Academy of Nutrition and Dietetics, Chicago, IL
General Mills, Inc., Minneapolis, MN
Reebok, International, Canton, MA
Tish Van Dyke
Edelman, Washington, DC
Alliance for a Healthier Generation, New York, NY
James R. Whitehead
American College of Sports Medicine, Indianapolis, IN
National League of Cities, Washington, DC
DISCLAIMER: This workshop in brief has been prepared by Leslie Pray, rapporteur, as a factual summary of what occurred at the meeting. The statements made are those of the authors or individual meeting participants and do not necessarily represent the views of all meeting participants, the planning committee, or the National Academies.
REVIEWERS: To ensure that it meets institutional standards for quality and objectivity, this workshop in brief was reviewed by Loretta DiPietro, George Washington University, and Russell Pate, University of South Carolina. Chelsea Frakes, Institute of Medicine, served as review coordinator.
SPONSORS: This workshop was partially supported by the Academy of Nutrition and Dietetics; Alliance for a Healthier Generation; American Academy of Pediatrics; American College of Sports Medicine; American Council on Exercise; American Heart Association; American Society for Nutrition; Bipartisan Policy Center; Blue Cross Blue Shield of North Carolina; The California Endowment; ChildObesity180/Tufts University; Edelman; General Mills, Inc.; Greater Rochester Health Foundation; HealthPartners, Inc.; Healthy Weight Commitment Foundation; Highmark, Inc.; The JPB Foundation; Kaiser Permanente; The Kresge Foundation; Kellogg Company; Mars, Inc.; Nemours Foundation; Nestlé Nutrition; Nestlé USA; The Obesity Society; Partnership for a Healthier America; President’s Council on Fitness, Sports, and Nutrition; Reebok, International; The Robert Wood Johnson Foundation; Salud America!; Sesame Workshop; and YMCA of the USA.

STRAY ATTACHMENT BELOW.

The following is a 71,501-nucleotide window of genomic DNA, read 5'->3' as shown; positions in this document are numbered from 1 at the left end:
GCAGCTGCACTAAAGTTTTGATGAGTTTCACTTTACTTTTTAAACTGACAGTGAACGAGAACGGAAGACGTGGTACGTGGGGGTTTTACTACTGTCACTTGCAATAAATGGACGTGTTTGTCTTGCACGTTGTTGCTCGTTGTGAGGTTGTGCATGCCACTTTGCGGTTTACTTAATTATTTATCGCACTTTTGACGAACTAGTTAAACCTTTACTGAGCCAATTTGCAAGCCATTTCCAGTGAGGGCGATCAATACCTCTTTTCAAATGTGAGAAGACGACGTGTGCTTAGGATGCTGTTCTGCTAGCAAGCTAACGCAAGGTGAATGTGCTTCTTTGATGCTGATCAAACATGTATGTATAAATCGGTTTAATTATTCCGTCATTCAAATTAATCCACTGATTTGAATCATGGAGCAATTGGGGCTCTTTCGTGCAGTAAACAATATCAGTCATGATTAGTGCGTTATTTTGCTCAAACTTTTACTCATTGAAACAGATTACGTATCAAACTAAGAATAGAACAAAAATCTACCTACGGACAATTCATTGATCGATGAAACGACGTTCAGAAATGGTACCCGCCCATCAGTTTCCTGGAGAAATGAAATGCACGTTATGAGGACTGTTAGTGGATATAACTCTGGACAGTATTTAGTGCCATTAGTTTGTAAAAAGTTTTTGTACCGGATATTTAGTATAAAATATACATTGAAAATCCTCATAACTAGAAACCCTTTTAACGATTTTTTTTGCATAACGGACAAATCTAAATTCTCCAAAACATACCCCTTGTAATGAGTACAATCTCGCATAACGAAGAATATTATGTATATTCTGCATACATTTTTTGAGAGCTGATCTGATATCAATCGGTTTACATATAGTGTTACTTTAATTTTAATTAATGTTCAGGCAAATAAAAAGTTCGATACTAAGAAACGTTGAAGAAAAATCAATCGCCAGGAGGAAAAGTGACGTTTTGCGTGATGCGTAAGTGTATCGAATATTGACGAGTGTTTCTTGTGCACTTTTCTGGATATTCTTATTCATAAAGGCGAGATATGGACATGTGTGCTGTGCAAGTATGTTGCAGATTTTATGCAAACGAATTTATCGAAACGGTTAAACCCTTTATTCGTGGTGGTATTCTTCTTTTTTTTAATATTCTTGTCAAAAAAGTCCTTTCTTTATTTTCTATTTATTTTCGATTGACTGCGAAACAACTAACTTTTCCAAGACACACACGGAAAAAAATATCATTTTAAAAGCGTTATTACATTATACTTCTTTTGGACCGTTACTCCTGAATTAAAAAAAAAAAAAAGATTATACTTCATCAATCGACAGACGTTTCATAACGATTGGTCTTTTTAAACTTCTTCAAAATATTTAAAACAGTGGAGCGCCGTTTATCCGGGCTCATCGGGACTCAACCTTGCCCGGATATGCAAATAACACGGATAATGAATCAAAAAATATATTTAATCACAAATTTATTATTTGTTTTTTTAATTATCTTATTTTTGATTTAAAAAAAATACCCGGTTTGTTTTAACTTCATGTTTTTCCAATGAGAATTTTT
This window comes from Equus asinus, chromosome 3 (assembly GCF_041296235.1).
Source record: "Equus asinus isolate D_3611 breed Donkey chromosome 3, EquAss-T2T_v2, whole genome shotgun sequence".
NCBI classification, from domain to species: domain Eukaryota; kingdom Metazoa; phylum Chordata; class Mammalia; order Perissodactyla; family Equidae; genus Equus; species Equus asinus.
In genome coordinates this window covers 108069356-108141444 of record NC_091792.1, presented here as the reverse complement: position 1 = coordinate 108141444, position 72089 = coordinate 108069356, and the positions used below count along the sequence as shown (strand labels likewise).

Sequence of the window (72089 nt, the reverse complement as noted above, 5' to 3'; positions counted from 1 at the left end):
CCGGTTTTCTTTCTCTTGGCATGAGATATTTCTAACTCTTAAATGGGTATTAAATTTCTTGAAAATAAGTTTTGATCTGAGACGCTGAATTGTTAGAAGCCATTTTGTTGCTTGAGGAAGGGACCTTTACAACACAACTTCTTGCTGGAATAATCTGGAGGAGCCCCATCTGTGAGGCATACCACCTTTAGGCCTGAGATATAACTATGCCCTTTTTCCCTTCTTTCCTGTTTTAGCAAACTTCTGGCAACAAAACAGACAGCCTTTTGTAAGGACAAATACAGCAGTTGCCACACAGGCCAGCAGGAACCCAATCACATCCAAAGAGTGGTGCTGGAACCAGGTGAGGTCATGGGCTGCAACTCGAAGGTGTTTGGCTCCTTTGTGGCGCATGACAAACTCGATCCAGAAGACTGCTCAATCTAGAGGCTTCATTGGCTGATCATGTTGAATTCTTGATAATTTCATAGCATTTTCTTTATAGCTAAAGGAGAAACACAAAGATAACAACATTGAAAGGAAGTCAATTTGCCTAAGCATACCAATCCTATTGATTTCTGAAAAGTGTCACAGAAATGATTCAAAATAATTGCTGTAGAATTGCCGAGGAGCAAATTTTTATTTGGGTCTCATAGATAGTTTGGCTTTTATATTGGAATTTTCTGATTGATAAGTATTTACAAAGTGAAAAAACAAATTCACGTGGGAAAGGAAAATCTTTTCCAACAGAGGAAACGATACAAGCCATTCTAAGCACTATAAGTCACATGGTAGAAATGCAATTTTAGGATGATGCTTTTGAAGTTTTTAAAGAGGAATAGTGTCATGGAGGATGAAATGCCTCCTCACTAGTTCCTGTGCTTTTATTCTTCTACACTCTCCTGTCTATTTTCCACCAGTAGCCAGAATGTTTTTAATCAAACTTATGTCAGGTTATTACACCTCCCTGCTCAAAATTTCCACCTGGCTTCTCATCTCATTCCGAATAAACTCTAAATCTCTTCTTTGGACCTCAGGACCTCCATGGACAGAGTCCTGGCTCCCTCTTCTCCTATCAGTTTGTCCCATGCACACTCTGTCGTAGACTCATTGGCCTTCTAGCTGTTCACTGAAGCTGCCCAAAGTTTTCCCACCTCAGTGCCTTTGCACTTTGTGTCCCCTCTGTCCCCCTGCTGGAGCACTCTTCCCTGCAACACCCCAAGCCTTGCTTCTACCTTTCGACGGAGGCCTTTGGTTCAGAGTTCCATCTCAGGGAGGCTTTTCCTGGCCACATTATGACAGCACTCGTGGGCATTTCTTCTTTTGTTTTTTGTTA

For additional information regarding the workshop, visit www.iom.edu/PAandObesity.